Black Angels Over Tuskegee Pack The House

Angelitta Anderson

November 19, 2013

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The cast of Black Angels Over Tuskegee receives a standing ovation from Cheyney's audience.

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The November 18 production of Layon Gray's Black Angels Over Tuskegee drew an almost-full house in Cheyney University's Marian Anderson Auditorium for a brilliant production that chronicled the history of the Tuskegee Airmen.  The off-Broadway show was part of Cheyney University's 2013 Fall Arts & Lectures Series. 

Gray provided the audience, which included a contingent of veterans from Coatesville, PA, with a vivid account of the Tuskegee Airmen story. The narrated production was presented through the eyes of six Tuskegee Airmen who battled racism and segregation during the 1940’s to beat the odds and earn their wings. Gray personally interviewed several real-life Tuskegee Airmen in an effort to present the play through their perspective.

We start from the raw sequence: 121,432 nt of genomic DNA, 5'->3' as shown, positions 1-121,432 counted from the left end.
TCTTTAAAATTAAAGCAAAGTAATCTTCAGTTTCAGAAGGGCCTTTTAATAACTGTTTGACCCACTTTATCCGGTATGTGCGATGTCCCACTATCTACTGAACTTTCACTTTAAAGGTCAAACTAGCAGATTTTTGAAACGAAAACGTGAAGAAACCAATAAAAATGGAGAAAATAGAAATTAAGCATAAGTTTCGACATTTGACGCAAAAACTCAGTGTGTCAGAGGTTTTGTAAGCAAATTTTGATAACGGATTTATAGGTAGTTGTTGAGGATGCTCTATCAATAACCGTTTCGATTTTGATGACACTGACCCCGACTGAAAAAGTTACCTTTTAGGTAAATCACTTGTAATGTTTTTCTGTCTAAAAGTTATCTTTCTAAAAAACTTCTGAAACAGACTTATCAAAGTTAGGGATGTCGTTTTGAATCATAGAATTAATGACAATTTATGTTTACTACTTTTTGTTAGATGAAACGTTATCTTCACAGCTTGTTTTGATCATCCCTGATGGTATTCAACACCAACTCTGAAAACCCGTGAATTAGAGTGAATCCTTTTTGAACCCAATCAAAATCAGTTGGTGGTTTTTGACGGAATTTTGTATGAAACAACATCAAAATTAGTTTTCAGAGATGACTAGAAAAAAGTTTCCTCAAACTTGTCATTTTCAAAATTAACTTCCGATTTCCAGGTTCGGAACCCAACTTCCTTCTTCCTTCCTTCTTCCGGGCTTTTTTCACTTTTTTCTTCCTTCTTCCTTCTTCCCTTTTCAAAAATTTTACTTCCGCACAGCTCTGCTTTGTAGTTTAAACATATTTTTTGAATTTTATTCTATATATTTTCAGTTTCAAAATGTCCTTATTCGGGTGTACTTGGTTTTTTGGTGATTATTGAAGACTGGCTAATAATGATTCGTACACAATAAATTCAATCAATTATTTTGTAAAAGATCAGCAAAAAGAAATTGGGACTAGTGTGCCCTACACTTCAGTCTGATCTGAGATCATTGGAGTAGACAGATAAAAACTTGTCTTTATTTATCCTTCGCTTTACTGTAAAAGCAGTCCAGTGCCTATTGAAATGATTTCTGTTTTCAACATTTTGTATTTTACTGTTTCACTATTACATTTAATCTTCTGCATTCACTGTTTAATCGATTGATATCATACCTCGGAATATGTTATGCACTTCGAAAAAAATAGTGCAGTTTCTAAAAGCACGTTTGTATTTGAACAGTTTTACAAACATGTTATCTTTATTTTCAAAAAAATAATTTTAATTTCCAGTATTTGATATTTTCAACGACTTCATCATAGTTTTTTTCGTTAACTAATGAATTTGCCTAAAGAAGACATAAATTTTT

“The Tuskegee Airmen are not in the history books and that’s what makes their story important,” Gray said before taking the stage.  “It’s important for the younger generation, especially for African American students, to know that there is an incredible history and that our history did not begin with slavery.” 

Mesmerized students, faculty, and staff watched the commanding story unfold about the first African American aviators. Despite societal rejection and the lack of confidence in their capabilities, six World War II Negro soldiers overcame racism and adversity to join the United States Army Air Force. All six Tuskegee Airmen succeeded as trainees and became outstanding pilots whose heroism and flight prowess contributed signifcantly to war efforts.

The audience response ranged from laughter to tears and by the evening's end they gave a standing ovation for the cast and director. A celebration of the courage of these self-determined black men who were unstoppable against unbeatable odds, the program was a reminder that if these men could accomplish such great feats against so many unsurmountable odds, all of us should be able to succeed, too.

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